IS IT RE­STORED?

Muscle Car Review - - Letters -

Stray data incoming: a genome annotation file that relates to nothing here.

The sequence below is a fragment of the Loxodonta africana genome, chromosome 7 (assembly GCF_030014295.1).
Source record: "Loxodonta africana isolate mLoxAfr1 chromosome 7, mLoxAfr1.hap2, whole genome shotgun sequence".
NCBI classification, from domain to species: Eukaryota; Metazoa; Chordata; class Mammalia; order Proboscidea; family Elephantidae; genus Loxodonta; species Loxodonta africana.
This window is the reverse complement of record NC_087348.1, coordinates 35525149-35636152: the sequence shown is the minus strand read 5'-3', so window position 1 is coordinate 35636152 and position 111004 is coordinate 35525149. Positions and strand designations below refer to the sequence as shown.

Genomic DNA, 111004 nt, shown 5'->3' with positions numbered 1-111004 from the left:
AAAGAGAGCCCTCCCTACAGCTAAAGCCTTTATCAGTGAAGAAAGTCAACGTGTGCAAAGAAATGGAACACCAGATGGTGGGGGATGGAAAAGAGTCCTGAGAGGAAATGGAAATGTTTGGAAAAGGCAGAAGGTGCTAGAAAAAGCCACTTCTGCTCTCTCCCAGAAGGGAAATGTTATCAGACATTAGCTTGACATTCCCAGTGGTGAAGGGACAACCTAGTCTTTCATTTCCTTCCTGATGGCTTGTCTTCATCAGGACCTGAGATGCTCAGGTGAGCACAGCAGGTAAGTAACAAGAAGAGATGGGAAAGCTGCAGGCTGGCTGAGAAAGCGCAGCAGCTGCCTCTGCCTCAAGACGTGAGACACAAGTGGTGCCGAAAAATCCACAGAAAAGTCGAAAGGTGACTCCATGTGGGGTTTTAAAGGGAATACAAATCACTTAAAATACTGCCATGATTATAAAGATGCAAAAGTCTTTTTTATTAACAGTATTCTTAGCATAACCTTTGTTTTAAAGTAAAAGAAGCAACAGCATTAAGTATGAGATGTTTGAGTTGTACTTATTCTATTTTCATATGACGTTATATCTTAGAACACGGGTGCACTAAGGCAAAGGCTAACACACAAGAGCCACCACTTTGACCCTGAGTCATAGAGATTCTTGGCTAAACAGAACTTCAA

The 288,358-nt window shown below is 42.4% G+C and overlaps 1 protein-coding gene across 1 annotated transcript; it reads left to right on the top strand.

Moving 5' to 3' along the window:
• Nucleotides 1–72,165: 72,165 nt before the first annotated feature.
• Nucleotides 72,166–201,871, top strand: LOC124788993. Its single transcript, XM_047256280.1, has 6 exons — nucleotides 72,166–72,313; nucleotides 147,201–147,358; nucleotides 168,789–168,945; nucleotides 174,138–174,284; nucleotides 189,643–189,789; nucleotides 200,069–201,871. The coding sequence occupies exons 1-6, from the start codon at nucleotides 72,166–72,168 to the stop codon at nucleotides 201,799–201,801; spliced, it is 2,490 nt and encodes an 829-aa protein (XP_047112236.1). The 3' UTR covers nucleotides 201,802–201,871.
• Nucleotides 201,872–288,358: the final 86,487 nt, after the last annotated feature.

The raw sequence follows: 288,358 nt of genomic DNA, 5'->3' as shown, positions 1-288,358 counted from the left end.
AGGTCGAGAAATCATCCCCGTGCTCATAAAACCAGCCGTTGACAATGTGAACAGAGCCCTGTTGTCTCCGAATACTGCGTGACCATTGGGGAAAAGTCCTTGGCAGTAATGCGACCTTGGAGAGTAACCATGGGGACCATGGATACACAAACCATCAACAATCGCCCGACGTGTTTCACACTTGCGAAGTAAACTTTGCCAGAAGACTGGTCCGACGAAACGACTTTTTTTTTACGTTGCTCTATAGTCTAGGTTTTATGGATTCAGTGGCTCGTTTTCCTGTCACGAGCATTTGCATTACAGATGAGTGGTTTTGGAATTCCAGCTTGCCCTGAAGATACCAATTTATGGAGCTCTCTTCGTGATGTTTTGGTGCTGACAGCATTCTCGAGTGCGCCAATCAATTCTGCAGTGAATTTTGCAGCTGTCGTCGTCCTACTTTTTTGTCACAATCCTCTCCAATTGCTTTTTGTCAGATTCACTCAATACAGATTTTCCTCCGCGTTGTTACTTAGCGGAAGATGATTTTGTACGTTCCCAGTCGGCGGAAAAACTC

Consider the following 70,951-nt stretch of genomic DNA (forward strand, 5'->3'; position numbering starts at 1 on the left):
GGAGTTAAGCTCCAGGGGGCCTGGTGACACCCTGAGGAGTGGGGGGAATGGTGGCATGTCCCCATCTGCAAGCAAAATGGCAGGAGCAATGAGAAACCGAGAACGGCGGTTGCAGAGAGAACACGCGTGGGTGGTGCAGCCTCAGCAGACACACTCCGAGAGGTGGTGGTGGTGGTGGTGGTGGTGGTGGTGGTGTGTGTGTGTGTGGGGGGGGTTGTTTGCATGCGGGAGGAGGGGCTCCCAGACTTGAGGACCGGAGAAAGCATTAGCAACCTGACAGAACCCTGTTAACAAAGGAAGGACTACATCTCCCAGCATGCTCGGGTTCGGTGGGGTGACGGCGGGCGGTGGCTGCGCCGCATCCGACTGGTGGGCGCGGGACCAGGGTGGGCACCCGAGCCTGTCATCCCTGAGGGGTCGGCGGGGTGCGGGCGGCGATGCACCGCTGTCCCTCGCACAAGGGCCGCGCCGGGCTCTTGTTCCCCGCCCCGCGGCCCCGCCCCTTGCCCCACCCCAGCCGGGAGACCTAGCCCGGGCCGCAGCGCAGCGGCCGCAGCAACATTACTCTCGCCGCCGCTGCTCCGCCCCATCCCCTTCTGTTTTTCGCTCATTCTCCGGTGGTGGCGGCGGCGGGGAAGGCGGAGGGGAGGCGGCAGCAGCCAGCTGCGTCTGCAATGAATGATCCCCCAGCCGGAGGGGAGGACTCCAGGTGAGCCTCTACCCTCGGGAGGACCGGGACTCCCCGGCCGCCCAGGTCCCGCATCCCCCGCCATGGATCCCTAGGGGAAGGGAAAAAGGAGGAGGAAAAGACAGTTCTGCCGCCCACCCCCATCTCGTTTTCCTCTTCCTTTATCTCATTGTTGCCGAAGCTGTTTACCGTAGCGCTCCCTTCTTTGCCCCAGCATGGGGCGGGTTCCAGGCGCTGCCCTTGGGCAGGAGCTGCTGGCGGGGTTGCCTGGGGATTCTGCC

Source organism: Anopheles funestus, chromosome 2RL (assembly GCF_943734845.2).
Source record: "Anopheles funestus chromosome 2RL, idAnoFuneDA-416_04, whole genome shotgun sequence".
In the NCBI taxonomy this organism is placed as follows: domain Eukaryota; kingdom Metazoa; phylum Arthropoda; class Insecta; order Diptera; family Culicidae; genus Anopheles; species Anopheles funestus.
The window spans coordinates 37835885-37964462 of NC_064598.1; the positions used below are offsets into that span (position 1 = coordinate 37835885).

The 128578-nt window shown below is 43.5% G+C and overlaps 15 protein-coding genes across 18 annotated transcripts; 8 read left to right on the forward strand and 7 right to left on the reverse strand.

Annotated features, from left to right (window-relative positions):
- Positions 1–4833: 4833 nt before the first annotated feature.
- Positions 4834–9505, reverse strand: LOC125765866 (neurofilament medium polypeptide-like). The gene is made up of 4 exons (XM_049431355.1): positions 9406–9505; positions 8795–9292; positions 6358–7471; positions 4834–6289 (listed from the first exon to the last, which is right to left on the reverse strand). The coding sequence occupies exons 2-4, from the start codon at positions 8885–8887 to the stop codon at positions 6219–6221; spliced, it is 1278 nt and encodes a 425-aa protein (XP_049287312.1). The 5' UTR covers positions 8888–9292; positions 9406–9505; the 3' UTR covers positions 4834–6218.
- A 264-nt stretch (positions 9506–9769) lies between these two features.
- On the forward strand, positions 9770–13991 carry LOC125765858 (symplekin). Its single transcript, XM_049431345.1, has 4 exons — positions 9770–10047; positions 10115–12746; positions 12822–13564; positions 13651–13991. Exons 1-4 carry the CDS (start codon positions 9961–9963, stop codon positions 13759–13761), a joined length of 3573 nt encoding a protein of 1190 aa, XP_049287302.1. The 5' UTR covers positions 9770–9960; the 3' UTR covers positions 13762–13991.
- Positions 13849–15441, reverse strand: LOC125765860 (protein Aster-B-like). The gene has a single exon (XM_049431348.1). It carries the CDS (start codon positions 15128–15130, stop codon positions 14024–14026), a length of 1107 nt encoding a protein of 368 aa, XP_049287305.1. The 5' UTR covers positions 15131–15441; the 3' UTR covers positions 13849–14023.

I’m not one to gen­er­ally write to mag­a­zines, but this ar­ti­cle (“Back in Black,” Aug. 2018) forced me to. It is about the “restora­tion” of a 1965 Pon­tiac 2+2. I used quotes on restora­tion quite in­ten­tion­ally. The gen­tle­man bought a wrecked car and then re­placed the frame and the body. Reusing one fender, one door, the trunk lid, and the en­gine is not a restora­tion. The ar­ti­cle says that the us­able parts were put back on the car. They weren’t; they were put on a dif­fer­ent car. I’m not crit­i­ciz­ing the amount or qual­ity of the work done, but don’t call it a restora­tion of a car when you hardly use any part of the orig­i­nal car. That’s the end of my rant. Very nice car, but it isn’t a restora­tion. Dave Mary­land This ques­tion comes up of­ten, and will likely con­tinue to come up as time goes by and the qual­ity of po­ten­tial restora­tion projects de­te­ri­o­rates. We get your point. Just how much of the orig­i­nal car has to re­main to con­sider it “re­stored”? What the owner did with this Pon­tiac was es­sen­tially build a car us­ing com­po­nents from two donor ve­hi­cles and other sources. You’re right in that putting pieces from one car onto an­other isn’t putting them “back on” the first car. But the process of re­turn­ing these com­po­nents to stock (or bet­ter than stock) con­di­tion is, by def­i­ni­tion, restora­tion. The owner isn’t try­ing to mis­rep­re­sent it as some­thing it’s not, oth­er­wise he wouldn’t have re­vealed the de­tails of the re­build so pub­licly. He likes the fin­ished prod­uct. So do we, and so do a fair num­ber of show judges. Even you called it a “very nice car.” Can we leave it at that?

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